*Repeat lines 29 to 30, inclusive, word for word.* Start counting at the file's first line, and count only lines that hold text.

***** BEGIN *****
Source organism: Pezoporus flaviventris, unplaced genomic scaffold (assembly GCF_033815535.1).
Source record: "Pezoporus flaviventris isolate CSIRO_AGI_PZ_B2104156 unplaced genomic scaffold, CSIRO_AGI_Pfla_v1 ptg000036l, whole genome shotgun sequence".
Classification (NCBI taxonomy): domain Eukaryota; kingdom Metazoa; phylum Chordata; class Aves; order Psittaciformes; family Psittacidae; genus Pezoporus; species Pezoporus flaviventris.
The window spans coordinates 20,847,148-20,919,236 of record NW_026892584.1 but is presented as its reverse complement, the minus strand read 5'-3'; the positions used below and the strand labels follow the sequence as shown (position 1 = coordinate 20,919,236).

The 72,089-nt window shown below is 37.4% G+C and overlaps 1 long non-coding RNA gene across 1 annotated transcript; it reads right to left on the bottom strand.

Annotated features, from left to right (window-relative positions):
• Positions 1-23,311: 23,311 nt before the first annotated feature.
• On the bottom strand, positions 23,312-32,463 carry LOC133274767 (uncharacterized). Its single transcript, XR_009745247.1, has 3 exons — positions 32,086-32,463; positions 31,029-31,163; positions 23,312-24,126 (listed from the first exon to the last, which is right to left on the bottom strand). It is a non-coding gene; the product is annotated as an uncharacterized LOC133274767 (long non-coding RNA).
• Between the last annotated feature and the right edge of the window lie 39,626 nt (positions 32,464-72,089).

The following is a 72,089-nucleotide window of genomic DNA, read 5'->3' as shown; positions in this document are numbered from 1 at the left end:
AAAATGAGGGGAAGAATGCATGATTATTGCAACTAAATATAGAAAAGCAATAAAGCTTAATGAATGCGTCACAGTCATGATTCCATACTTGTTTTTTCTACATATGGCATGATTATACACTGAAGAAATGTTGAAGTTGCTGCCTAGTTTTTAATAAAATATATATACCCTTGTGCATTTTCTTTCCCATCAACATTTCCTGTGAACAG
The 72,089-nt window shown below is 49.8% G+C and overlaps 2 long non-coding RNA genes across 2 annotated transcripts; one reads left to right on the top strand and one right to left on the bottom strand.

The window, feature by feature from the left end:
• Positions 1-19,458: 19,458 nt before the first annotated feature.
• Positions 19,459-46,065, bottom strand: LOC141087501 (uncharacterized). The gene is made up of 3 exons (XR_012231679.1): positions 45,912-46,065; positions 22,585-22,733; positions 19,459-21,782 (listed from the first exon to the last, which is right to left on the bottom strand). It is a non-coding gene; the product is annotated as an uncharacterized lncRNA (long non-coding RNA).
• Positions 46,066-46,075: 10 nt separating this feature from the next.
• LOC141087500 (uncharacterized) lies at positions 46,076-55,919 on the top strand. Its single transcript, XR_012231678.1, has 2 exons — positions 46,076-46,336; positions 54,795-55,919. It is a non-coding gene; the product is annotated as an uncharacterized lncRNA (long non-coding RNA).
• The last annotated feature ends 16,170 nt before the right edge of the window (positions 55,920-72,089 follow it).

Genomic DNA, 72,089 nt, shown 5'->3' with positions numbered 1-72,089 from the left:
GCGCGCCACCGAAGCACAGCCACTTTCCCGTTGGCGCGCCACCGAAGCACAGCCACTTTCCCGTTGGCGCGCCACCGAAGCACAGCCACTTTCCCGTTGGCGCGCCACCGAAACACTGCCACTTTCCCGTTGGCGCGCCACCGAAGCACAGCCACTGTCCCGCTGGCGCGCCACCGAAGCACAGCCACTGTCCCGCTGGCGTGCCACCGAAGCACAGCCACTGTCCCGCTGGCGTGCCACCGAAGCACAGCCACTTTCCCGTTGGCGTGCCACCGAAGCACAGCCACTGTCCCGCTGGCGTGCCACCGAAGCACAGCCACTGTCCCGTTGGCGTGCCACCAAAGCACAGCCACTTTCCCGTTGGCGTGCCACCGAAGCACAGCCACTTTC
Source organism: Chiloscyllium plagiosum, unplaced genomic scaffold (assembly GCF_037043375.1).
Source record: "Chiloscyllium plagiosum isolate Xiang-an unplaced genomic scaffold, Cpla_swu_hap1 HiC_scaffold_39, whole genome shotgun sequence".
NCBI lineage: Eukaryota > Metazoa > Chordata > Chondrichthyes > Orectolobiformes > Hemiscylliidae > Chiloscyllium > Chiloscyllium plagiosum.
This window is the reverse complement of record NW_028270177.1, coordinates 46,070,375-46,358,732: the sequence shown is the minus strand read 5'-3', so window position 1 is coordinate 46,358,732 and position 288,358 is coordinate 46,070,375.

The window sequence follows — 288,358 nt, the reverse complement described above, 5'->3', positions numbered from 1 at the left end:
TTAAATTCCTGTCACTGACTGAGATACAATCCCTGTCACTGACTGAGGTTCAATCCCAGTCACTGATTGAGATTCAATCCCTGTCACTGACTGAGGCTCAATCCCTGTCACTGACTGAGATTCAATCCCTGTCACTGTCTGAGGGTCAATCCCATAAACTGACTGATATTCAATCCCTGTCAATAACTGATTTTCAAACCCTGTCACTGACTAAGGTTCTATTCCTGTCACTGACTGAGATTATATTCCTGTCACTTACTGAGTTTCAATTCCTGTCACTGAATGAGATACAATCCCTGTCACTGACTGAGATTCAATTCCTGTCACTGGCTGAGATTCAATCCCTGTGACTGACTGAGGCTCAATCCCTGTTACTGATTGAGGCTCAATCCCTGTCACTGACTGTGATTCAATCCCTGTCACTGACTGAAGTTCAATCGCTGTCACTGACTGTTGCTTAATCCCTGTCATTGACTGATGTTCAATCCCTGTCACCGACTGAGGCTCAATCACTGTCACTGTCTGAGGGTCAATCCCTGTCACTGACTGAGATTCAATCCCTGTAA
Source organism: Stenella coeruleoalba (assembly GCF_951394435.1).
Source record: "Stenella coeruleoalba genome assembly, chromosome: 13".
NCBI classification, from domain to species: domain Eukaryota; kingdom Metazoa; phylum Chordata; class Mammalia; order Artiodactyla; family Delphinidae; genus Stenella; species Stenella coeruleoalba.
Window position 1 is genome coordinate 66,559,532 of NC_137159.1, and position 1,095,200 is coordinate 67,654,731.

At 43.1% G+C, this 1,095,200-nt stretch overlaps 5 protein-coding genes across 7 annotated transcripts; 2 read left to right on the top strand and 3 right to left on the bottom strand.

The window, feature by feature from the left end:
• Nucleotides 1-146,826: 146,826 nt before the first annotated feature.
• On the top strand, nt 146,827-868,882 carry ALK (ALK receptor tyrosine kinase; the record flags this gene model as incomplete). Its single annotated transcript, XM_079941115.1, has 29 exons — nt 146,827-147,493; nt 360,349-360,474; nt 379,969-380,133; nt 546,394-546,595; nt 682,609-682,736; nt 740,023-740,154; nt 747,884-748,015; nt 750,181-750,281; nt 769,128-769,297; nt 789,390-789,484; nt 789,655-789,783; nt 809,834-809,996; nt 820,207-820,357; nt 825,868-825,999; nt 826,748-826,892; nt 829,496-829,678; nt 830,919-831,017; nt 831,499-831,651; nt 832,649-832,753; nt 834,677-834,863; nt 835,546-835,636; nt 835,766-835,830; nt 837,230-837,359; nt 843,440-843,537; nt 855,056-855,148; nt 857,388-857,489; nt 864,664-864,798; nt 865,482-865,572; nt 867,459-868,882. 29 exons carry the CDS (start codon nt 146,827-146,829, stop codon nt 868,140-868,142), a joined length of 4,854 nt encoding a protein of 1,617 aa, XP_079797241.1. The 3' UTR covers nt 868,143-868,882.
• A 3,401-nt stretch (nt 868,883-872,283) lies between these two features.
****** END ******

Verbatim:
NCBI classification, from domain to species: domain Eukaryota; kingdom Metazoa; phylum Chordata; class Mammalia; order Artiodactyla; family Delphinidae; genus Stenella; species Stenella coeruleoalba.
Window position 1 is genome coordinate 66,559,532 of NC_137159.1, and position 1,095,200 is coordinate 67,654,731.